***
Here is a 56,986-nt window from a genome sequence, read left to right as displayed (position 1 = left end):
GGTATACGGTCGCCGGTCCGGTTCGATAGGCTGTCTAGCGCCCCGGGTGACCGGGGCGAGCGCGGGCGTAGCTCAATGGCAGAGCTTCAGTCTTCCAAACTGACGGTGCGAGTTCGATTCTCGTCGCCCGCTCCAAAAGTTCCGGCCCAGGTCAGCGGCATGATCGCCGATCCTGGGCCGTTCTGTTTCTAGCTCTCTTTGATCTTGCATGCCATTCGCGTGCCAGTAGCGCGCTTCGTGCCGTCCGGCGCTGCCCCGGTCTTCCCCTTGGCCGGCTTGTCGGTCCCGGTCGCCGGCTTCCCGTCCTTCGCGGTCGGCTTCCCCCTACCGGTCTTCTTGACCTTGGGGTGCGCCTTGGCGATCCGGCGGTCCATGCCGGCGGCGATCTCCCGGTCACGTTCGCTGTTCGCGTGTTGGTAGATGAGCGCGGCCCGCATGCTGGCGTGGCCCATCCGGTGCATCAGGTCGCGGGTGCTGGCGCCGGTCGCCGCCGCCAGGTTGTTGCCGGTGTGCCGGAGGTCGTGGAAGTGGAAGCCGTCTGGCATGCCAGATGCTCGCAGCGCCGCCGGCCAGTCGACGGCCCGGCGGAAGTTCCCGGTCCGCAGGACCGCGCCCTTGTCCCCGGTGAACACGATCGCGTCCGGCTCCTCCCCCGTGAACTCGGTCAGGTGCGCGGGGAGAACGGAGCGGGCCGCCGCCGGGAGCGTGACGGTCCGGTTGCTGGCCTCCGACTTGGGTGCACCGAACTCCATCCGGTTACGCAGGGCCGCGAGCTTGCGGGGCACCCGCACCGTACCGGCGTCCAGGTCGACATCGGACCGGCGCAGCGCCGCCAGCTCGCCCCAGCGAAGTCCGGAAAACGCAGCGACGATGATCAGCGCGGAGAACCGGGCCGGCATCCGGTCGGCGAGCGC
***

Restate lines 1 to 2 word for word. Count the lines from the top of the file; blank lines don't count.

Here is a 56,986-nt window from a genome sequence, read left to right as displayed (position 1 = left end):
GGTATACGGTCGCCGGTCCGGTTCGATAGGCTGTCTAGCGCCCCGGGTGACCGGGGCGAGCGCGGGCGTAGCTCAATGGCAGAGCTTCAGTCTTCCAAACTGACGGTGCGAGTTCGATTCTCGTCGCCCGCTCCAAAAGTTCCGGCCCAGGTCAGCGGCATGATCGCCGATCCTGGGCCGTTCTGTTTCTAGCTCTCTTTGATCTTGCATGCCATTCGCGTGCCAGTAGCGCGCTTCGTGCCGTCCGGCGCTGCCCCGGTCTTCCCCTTGGCCGGCTTGTCGGTCCCGGTCGCCGGCTTCCCGTCCTTCGCGGTCGGCTTCCCCCTACCGGTCTTCTTGACCTTGGGGTGCGCCTTGGCGATCCGGCGGTCCATGCCGGCGGCGATCTCCCGGTCACGTTCGCTGTTCGCGTGTTGGTAGATGAGCGCGGCCCGCATGCTGGCGTGGCCCATCCGGTGCATCAGGTCGCGGGTGCTGGCGCCGGTCGCCGCCGCCAGGTTGTTGCCGGTGTGCCGGAGGTCGTGGAAGTGGAAGCCGTCTGGCATGCCAGATGCTCGCAGCGCCGCCGGCCAGTCGACGGCCCGGCGGAAGTTCCCGGTCCGCAGGACCGCGCCCTTGTCCCCGGTGAACACGATCGCGTCCGGCTCCTCCCCCGTGAACTCGGTCAGGTGCGCGGGGAGAACGGAGCGGGCCGCCGCCGGGAGCGTGACGGTCCGGTTGCTGGCCTCCGACTTGGGTGCACCGAACTCCATCCGGTTACGCAGGGCCGCGAGCTTGCGGGGCACCCGCACCGTACCGGCGTCCAGGTCGACATCGGACCGGCGCAGCGCCGCCAGCTCGCCCCAGCGAAGTCCGGAAAACGCAGCGACGATGATCAGCGCGGAGAACCGGGCCGGCATCCGGTCGGCGAGCGC